This year’s Giro concludes with a pair of stages which couldn’t be more different. First up today is the small matter of the Zoncolan. Then, once Sunday’s bunch sprint in Trieste is done and the pink confetti has settled, the guys can finally relax. It’ll be all over.
Saturday 31st May: Stage 20: Maniago to Monte Zoncolan, high mountains, 167km
Another tough, three-climb stage that ends in the mother of all summit finishes. They start the first climb at around the 90km mark – the Passo del Pura, an 11km cat 1 climb with an average gradient of 9%. This is followed immediately by a slightly easier cat 2 climb, the Sella di Razzo. After a long descent, they hit … the Zoncolan.
This 10km climb is all about the pain. The average gradient is 11.9%, but if you check the middle six kilometres, you’ll see the average gradients are 15.4% and 13.9%. Oh, and these sections have maximums of 20% and 22%, just for good measure. So they are simply cycling up a wall. The fight for pink may be all over bar the shouting, but there’s enough interest up and down the top ten – plus the glory of winning the stage itself – that this is bound to be another unbelievable stage.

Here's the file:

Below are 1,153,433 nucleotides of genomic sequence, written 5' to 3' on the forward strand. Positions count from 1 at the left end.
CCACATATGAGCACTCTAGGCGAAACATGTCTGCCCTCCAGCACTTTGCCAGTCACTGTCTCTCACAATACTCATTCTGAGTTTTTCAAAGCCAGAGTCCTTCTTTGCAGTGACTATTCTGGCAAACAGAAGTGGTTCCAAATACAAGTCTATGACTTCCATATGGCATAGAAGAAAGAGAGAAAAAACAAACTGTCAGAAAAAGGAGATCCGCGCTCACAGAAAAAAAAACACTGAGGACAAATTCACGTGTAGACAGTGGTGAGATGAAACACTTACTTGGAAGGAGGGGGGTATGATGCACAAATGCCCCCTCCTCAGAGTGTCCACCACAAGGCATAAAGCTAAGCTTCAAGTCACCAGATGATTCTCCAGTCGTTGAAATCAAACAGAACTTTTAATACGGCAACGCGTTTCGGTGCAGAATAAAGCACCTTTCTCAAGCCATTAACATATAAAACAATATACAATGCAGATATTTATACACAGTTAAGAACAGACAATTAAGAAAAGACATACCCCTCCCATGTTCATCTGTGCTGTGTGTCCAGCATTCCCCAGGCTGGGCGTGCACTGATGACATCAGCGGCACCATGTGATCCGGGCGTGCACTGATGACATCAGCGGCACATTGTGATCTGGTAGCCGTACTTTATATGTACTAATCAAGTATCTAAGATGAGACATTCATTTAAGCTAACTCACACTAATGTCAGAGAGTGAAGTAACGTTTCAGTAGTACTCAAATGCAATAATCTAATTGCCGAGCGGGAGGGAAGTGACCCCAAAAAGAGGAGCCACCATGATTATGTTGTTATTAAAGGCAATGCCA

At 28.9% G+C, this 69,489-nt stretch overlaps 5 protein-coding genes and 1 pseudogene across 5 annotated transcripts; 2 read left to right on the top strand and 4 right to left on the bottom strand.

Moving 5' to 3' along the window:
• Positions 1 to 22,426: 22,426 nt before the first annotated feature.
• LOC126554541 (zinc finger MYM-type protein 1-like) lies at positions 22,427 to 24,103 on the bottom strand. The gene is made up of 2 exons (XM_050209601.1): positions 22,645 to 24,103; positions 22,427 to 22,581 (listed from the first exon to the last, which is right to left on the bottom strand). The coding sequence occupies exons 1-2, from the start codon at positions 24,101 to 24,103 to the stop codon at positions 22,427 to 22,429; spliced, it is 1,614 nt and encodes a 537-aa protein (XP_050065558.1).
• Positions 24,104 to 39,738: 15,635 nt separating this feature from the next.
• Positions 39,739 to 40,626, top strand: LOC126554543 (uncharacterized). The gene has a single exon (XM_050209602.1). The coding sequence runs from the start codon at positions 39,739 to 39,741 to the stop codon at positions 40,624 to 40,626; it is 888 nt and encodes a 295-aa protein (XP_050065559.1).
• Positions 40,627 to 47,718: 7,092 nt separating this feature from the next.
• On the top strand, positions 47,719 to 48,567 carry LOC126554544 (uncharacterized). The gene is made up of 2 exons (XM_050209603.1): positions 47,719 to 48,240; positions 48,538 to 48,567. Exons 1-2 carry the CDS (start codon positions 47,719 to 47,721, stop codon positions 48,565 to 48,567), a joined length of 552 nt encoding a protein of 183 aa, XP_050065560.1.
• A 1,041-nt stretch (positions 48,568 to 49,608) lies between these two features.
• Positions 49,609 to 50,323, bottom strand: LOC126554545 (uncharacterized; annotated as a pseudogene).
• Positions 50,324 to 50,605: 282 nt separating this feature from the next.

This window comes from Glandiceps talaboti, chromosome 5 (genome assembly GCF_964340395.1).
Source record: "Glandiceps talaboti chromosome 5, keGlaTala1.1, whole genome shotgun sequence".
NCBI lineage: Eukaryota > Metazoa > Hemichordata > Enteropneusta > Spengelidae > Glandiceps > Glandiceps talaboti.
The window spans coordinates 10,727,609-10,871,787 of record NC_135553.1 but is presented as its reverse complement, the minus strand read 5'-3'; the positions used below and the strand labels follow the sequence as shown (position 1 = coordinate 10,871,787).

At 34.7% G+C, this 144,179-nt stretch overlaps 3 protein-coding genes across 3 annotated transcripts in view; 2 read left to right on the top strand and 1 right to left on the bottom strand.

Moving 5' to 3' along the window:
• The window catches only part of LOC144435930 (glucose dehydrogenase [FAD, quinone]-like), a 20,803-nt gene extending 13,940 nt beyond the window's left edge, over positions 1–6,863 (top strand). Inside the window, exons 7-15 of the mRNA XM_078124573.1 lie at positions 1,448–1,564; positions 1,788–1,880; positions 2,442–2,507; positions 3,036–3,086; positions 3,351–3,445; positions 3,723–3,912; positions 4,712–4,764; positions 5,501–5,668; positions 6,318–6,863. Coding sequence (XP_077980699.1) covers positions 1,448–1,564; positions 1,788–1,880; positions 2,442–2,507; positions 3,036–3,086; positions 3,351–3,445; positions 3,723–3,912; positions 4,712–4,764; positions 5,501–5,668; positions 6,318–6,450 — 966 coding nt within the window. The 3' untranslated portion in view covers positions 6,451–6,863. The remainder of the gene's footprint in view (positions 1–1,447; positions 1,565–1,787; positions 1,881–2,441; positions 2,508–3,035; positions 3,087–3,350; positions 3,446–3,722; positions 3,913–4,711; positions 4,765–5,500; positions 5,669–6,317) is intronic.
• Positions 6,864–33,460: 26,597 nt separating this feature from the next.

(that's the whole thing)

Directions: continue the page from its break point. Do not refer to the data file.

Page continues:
They’ve made it. Every single rider who makes it over the finish line in Trieste deserves a medal. It’s been a difficult Giro, punctuated by crashes large and small, miscommunication, snow, hail and, most of all, hard, hard work.
The final stage is a processional into Trieste, after which they do eight laps around the city to end in a Bouhanni bunch sprint. The organisers couldn’t resist a final sting, though. Each of those eight laps contains a short, sharp hill which, in itself, isn’t too taxing, but ridden eight times in quick succession at the end of three hard weeks will drain everyone’s legs ahead of the final gallop for the line.
Once the line is crossed, however, then the champagne flows and the confetti flies as that gorgeous trophy is awarded to the 2014 Giro d’Italia champion.
Link: Official website